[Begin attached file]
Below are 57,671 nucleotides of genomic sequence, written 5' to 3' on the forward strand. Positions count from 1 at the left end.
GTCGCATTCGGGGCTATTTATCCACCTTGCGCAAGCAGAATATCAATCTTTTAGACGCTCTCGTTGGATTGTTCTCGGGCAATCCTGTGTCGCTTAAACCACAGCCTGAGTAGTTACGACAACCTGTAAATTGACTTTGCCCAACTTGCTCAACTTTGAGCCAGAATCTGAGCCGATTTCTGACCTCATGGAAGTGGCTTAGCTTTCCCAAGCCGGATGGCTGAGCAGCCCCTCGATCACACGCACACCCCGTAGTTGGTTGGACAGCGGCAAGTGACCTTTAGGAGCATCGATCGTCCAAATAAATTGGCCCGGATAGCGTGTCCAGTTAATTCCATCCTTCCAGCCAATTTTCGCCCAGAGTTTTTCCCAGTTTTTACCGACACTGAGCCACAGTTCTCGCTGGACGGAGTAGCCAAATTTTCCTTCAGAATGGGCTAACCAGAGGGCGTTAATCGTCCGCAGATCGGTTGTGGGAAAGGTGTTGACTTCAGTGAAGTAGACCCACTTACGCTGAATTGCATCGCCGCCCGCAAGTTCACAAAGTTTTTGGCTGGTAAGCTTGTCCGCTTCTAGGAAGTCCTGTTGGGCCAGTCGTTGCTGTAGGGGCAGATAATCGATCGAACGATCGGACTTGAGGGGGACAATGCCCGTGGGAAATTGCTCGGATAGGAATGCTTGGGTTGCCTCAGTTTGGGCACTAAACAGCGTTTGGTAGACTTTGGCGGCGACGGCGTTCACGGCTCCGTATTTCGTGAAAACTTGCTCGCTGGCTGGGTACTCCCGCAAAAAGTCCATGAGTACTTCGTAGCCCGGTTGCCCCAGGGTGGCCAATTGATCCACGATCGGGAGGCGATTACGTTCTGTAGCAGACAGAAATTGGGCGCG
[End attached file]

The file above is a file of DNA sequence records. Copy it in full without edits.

Below are 57,671 nucleotides of genomic sequence, written 5' to 3' on the forward strand. Positions count from 1 at the left end.
GTCGCATTCGGGGCTATTTATCCACCTTGCGCAAGCAGAATATCAATCTTTTAGACGCTCTCGTTGGATTGTTCTCGGGCAATCCTGTGTCGCTTAAACCACAGCCTGAGTAGTTACGACAACCTGTAAATTGACTTTGCCCAACTTGCTCAACTTTGAGCCAGAATCTGAGCCGATTTCTGACCTCATGGAAGTGGCTTAGCTTTCCCAAGCCGGATGGCTGAGCAGCCCCTCGATCACACGCACACCCCGTAGTTGGTTGGACAGCGGCAAGTGACCTTTAGGAGCATCGATCGTCCAAATAAATTGGCCCGGATAGCGTGTCCAGTTAATTCCATCCTTCCAGCCAATTTTCGCCCAGAGTTTTTCCCAGTTTTTACCGACACTGAGCCACAGTTCTCGCTGGACGGAGTAGCCAAATTTTCCTTCAGAATGGGCTAACCAGAGGGCGTTAATCGTCCGCAGATCGGTTGTGGGAAAGGTGTTGACTTCAGTGAAGTAGACCCACTTACGCTGAATTGCATCGCCGCCCGCAAGTTCACAAAGTTTTTGGCTGGTAAGCTTGTCCGCTTCTAGGAAGTCCTGTTGGGCCAGTCGTTGCTGTAGGGGCAGATAATCGATCGAACGATCGGACTTGAGGGGGACAATGCCCGTGGGAAATTGCTCGGATAGGAATGCTTGGGTTGCCTCAGTTTGGGCACTAAACAGCGTTTGGTAGACTTTGGCGGCGACGGCGTTCACGGCTCCGTATTTCGTGAAAACTTGCTCGCTGGCTGGGTACTCCCGCAAAAAGTCCATGAGTACTTCGTAGCCCGGTTGCCCCAGGGTGGCCAATTGATCCACGATCGGGAGGCGATTACGTTCTGTAGCAGACAGAAATTGGGCGCG